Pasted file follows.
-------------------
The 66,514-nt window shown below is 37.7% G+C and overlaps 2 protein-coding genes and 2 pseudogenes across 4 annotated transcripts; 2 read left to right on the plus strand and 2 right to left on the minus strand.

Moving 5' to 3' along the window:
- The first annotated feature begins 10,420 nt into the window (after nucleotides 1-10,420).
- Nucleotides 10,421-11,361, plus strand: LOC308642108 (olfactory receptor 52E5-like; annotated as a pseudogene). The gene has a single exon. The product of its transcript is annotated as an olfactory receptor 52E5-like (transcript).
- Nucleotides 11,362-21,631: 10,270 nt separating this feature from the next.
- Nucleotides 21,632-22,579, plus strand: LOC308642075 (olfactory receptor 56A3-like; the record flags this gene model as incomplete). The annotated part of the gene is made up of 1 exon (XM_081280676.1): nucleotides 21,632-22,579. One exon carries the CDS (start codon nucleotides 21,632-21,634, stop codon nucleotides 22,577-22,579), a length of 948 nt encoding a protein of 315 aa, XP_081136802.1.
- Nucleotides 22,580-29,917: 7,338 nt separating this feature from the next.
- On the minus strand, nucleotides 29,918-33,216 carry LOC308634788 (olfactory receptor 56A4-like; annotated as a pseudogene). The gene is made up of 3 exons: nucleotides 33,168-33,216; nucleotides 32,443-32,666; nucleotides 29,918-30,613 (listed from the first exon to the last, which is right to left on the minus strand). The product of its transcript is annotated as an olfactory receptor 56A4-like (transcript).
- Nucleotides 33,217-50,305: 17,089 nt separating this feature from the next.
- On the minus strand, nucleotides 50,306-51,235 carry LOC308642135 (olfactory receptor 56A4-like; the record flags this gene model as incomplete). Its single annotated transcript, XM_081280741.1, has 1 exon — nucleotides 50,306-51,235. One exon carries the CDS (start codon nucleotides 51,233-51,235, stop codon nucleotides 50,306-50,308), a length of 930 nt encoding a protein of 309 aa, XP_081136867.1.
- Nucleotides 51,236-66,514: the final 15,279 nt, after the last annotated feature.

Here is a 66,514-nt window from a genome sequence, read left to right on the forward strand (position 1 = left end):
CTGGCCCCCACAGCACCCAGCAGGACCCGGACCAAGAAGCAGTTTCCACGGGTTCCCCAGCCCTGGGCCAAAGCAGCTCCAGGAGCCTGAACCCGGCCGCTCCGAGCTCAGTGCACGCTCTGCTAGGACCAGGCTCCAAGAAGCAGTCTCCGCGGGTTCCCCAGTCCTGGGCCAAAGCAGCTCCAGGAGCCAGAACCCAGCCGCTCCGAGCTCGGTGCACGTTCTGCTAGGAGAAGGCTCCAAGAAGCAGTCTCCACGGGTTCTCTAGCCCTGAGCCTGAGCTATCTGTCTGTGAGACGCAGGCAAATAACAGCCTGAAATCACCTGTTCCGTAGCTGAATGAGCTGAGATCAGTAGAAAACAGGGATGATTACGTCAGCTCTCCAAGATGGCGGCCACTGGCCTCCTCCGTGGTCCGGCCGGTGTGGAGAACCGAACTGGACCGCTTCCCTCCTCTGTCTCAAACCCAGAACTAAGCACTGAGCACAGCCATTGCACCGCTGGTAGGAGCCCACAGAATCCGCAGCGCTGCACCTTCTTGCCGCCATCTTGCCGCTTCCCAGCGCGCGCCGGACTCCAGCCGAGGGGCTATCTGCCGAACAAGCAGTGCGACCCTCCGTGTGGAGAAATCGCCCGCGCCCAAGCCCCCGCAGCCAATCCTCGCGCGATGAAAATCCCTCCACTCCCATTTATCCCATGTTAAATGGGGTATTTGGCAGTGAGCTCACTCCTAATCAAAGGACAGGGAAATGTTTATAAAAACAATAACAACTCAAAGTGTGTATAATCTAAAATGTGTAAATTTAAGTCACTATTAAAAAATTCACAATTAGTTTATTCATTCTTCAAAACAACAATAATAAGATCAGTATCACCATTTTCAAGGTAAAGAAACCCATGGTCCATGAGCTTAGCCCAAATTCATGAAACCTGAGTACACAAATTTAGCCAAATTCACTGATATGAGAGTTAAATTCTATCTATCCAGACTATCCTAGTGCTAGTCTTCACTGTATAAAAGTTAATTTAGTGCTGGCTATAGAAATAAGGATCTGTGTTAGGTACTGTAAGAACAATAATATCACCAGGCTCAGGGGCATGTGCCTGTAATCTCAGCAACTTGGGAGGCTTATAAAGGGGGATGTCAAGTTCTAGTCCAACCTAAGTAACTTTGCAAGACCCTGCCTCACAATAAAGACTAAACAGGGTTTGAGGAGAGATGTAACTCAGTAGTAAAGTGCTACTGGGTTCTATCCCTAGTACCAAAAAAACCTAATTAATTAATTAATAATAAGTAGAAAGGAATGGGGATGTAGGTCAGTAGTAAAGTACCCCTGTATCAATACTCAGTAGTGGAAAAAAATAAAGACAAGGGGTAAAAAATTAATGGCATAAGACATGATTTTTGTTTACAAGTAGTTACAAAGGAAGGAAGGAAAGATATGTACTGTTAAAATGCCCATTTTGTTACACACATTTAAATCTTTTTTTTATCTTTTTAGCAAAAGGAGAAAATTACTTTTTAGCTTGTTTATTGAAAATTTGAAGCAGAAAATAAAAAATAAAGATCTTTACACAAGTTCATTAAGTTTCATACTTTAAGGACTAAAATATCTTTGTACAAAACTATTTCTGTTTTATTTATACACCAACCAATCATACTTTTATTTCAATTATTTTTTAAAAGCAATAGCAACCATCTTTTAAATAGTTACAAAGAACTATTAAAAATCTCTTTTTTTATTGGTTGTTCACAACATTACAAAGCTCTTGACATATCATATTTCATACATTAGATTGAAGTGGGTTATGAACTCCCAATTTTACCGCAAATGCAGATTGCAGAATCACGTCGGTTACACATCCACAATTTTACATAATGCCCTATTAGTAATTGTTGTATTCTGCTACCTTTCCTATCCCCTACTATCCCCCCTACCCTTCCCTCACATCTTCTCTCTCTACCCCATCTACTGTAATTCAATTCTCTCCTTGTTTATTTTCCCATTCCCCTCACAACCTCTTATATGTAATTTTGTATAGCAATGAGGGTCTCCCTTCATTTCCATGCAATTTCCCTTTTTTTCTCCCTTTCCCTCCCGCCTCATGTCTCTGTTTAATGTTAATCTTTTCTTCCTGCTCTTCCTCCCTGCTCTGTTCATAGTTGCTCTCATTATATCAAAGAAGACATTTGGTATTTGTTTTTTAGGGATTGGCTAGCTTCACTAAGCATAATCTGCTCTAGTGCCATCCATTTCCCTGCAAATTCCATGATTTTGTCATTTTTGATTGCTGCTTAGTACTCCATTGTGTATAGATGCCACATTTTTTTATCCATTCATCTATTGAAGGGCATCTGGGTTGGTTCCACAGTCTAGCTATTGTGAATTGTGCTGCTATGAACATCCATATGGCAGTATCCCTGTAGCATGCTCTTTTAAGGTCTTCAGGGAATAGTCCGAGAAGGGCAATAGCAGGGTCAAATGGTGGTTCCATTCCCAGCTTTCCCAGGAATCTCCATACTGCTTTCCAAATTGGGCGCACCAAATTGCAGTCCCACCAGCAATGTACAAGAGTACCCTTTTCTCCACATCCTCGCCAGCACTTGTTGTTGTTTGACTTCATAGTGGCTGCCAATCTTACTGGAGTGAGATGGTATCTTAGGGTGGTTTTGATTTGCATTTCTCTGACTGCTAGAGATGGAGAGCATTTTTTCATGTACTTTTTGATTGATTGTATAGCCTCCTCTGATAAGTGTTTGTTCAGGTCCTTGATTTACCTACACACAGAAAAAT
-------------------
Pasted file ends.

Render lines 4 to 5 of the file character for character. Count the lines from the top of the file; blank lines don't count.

- Nucleotides 10,421-11,361, plus strand: LOC308642108 (olfactory receptor 52E5-like; annotated as a pseudogene). The gene has a single exon. The product of its transcript is annotated as an olfactory receptor 52E5-like (transcript).
- Nucleotides 11,362-21,631: 10,270 nt separating this feature from the next.